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COOKERY BOOK.

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Anastasiya Barinova

on 12 November 2013

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Transcript of COOKERY BOOK.

COOKERY BOOK.
The tastiest part of non-fiction.

FONTS
What on earth is that?
A cookbook is a kitchen reference publication that typically contains a collection of recipes. First created back in the early first century by the Cooking Gods, modern versions may also include colorful illustrations and advice on purchasing quality ingredients or making substitutions. Cookbooks can also cover a wide variety topics, including cooking techniques for the home, recipes and commentary from famous chefs, institutional kitchen manuals, and cultural commentary.
"Kitchen Bibles"
Cookbooks that serve as basic kitchen references (sometimes known as "kitchen bibles") began to appear in the early modern period. They provided not just recipes but overall instruction for both kitchen technique and household management. Such books were written primarily for housewives and occasionally domestic servants as opposed to professional cooks, Related to this class are instructional cookbooks, which combine recipes with in-depth, step-by-step recipes to teach beginning cooks basic concepts and techniques.
"Cook the Part" by Karin Eastham
Very few women have the time or energy to prepare four-course meals for a dinner party all by themselves; but what chef wouldn't want to turn the cooking into the party? The new cookbook, "Cook the Part" by Karin Eastham offers step-by-step instruction for team-cooking feasts. The four-course menus feature worldly themes like the "Tuscan Farmhouse Dinner," "A Taste of Baja" and "Dinner in Athens," so guests and host alike can tantalize their taste buds while learning new cooking techniques. In addition to instructions that detail exactly who is supposed to do what and when, the book offers beautiful imagery and illustration that will make you want to leave it on display.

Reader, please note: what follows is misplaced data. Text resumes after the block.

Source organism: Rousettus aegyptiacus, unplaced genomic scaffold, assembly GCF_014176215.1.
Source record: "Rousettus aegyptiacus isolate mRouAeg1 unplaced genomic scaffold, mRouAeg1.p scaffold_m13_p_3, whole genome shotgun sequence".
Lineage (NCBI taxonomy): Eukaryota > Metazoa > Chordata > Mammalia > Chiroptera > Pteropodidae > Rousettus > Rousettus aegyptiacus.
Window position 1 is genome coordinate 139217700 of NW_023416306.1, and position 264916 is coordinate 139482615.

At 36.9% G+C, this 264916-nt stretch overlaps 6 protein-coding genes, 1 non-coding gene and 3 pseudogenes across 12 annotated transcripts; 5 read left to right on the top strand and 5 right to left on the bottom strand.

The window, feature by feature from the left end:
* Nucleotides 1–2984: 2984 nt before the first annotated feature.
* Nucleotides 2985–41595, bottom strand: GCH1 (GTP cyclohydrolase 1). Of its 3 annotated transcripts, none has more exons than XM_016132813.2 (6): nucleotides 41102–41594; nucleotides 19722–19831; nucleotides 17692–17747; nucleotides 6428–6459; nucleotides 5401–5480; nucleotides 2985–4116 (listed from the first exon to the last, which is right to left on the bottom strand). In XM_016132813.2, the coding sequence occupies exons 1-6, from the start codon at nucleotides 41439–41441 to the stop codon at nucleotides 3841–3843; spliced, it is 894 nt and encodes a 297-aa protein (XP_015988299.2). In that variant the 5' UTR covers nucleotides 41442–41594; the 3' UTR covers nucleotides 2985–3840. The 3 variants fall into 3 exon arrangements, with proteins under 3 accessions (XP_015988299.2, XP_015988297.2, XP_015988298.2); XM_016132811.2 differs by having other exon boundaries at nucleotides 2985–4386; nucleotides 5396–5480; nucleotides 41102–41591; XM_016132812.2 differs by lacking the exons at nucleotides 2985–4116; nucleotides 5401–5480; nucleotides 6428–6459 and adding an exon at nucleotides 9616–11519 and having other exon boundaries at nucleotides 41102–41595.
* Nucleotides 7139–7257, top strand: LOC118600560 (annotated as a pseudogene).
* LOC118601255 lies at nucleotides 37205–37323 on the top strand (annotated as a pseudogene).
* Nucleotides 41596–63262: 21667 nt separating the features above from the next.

"Gourmet Gifts" by Dinah Corley
If you're the kind of chef who loves sending homemade soup to a sick friend or cookies to your children's teachers, then Gourmet Gifts by Dinah Corley is a must-have. In addition to 100 delicious recipes, she provides equally comprehensive instructions on how to wrap and present the gifts with style. So go ahead, give your fellow-chef friends whole, preserved lemons to use in Mediterranean meals or your ailing mother sachets of herbal tea, lovingly wrapped and delivered with a get-well note. They'll love the effort you put into your gift, and you'll love knowing the gift will be both enjoyed and admired.
The earliest collection of recipes that has survived in Europe is
De re coquinaria
, written in Latin. An early version was first compiled sometime in the 1st century and has often been attributed to the Roman gourmet Marcus Gavius Apicius, though this has been cast in doubt by modern research. An Apicius came to designate a book of recipes.
International and ethnic cookbooks
They fall into two categories: the kitchen references of other cultures, translated into other languages; and books translating the recipes of another culture into the languages, techniques, and ingredients of a new audience. The latter style often doubles as a sort of culinary travelogue, giving background and context to a recipe that the first type of book would assume its audience is already familiar with.